Coax cable problems

Occasionally, I run into a problem where the internet connection from the cable tv and internet company is not performing well or has frequent outages. I’ve found a few common causes for this problem.

Unfortunately, the technician that is sent by the cable company is rather clueless. All they do is replace a modem and run away, leaving you in a cloud of dust and confusion. After going through a couple of these “visits” or DIY modem replacements, we have to take a better look at the root of the problem. Often it turns out that the signal quality coming from the street is poor even before it comes into your home. In most places, the cable tv network is decades old, and the coax cable that comes down from the street to your home is no longer conducting a good quality signal.

Why Coaxial Cable Goes Bad:

  • Physical Damage (rodents, gardeners, construction)
  • Water intrusion
  • Heat damage
  • UV light degradation (white coax is only for inside!)
  • Connectors have gone bad or were poorly installed.

The cable company is responsible for the connection between your home and the street. Usually, the connection runs from a location near the outside electrical panel to the nearest utility pole.

Somehow, we need to convince the cable company to send out a technician to inspect the cable from the street to the house and replace it if needed. Keep a log of when the internet connection is poor and also make a note of the weather conditions. Keeping a log might help to find a pattern that could be related to the weather. For example, loose coax cable dangling from the pole might cause outages in windy conditions. If you feel adventurous, you could log into your cable modem and check the signal’s values that come into the modem. Further, you can go outside and inspect the coax cable from your home back to the nearest utility pole. Sometimes it is apparent that a rodent has chewed the cable or landscape maintenance has caused damage. Sometimes the coax cable is dangling unsupported from the utility pole. If you see any of this, take a picture and convince the cable company to install a new cable.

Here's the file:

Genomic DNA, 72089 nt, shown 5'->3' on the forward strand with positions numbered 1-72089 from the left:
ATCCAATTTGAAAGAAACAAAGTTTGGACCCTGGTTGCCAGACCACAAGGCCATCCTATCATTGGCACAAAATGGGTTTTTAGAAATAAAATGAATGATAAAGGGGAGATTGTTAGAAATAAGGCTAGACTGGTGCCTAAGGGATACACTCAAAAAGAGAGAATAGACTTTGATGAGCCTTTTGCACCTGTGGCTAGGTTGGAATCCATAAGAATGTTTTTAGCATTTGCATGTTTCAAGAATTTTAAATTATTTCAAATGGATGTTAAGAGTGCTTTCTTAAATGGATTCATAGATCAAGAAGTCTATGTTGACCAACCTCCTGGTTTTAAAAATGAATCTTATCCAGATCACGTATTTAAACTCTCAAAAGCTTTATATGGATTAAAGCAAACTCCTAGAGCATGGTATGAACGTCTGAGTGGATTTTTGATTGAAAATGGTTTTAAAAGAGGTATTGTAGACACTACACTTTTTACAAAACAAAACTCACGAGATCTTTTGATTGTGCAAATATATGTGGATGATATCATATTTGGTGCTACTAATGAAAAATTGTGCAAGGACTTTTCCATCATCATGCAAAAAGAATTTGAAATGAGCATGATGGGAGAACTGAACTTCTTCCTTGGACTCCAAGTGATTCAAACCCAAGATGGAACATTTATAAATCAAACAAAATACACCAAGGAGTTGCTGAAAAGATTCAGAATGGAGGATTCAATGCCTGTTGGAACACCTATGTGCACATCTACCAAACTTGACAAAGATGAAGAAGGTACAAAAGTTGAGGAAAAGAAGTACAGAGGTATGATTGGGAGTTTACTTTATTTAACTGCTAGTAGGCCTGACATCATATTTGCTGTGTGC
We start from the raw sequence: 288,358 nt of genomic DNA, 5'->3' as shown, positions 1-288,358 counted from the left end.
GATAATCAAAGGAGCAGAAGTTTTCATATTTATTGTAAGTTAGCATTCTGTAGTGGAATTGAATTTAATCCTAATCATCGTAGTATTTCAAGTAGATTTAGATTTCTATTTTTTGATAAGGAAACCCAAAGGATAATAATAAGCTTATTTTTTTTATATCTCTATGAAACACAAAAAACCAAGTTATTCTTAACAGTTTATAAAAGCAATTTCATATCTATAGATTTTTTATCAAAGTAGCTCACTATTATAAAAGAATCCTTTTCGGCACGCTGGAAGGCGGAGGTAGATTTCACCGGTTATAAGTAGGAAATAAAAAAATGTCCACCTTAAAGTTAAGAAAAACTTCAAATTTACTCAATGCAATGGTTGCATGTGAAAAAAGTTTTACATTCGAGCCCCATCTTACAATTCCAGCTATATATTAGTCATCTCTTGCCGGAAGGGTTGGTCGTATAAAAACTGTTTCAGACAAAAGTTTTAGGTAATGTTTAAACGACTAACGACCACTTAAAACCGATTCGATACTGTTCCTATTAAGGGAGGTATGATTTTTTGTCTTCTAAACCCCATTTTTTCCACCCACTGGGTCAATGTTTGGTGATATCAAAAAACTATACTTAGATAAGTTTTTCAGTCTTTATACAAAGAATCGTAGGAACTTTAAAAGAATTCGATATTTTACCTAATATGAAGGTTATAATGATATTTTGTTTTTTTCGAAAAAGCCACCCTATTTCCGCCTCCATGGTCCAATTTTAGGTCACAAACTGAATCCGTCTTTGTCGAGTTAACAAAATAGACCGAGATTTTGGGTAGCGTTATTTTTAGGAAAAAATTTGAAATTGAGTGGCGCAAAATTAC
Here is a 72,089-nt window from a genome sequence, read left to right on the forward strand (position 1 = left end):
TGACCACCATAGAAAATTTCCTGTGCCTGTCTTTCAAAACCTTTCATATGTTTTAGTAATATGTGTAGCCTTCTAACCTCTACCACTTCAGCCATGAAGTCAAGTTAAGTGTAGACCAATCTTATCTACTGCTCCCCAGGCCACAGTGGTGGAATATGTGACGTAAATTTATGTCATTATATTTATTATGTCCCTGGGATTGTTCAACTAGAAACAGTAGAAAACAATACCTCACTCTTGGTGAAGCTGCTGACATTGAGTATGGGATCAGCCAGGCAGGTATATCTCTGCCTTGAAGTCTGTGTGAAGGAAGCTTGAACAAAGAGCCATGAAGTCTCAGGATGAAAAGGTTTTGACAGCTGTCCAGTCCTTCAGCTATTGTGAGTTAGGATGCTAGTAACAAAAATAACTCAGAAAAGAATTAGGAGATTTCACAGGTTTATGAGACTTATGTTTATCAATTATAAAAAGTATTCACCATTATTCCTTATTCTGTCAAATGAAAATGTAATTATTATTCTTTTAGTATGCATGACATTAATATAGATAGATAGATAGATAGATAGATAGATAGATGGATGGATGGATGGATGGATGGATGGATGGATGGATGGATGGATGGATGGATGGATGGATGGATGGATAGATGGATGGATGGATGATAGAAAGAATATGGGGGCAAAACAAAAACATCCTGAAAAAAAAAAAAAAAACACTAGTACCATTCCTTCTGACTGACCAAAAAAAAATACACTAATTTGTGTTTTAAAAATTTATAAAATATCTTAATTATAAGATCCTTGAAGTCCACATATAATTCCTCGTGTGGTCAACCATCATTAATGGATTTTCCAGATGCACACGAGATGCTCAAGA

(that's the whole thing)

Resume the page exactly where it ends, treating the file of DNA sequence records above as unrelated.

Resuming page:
The Internet Service Provider (ISP) responsibility ends at the cable modem. Once they have established a good connection, we can take care of fast and reliable internet throughout your home or business.

PS This is written from the perspective of how most cable ISP’s work in the US

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That’s what I mentioned in my post

Certainly the technician is also to do this as part of their job.

I believe that the company’s responsibility ends at the junction going into the house, not at the modem inside the house. Or, perhaps better said, even though the company’s responsibility to find issues with service may extend all the way to the cable modem, their responsibility to repair issues ends at the cable junction to the house.

By example, we purchased a house where the prior owners had split the incoming cable feed at four or five different locations (to put cable lines to various rooms). Our initial TV connections were bad. My first step was to remove all splits and bring the internal line down to one run to the modem box. At that point, when we still had bad service, we called for tech support. They found that we had a bad cable junction at the pole outside the house.

In summary … When you have a service visit to install or repair your cable (TV/internet), you should always ask the technician to show the specs directly to the house connection versus those directly at the modem. Compare these specs to what is promised by your service plan. This report can help isolate issues external to the house (the company’s responsibility) versus those internal to the house (your responsibility). Whether the company is or is not responsible to repair things inside your house … that is likely detailed in your service plan.


You are right but recently they have been changing their service. For example COX cable in Santa Barbara no longer does this :frowning:

About a year ago I was having a lot of issue with my internet frequently dropping during they day. I work from home and a constant connection is required to access my work systems (work on a remote desktop). I called out the cable company to check to make sure everything was connected correctly. They went from the street all the way to my modem and found no issues. My understanding was it was an actual issue with the infrastructure in the area and the node having an issue that they didn’t feel was worth fixing.

At some point I stopped having the issues.

Translation: Someone upstream/downstream with higher authority raised a bigger fuss. :stuck_out_tongue_winking_eye:


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Unless you’re renting the modem from the cable company.

Ah yes. This makes sense. In my case, I had my own cable modem.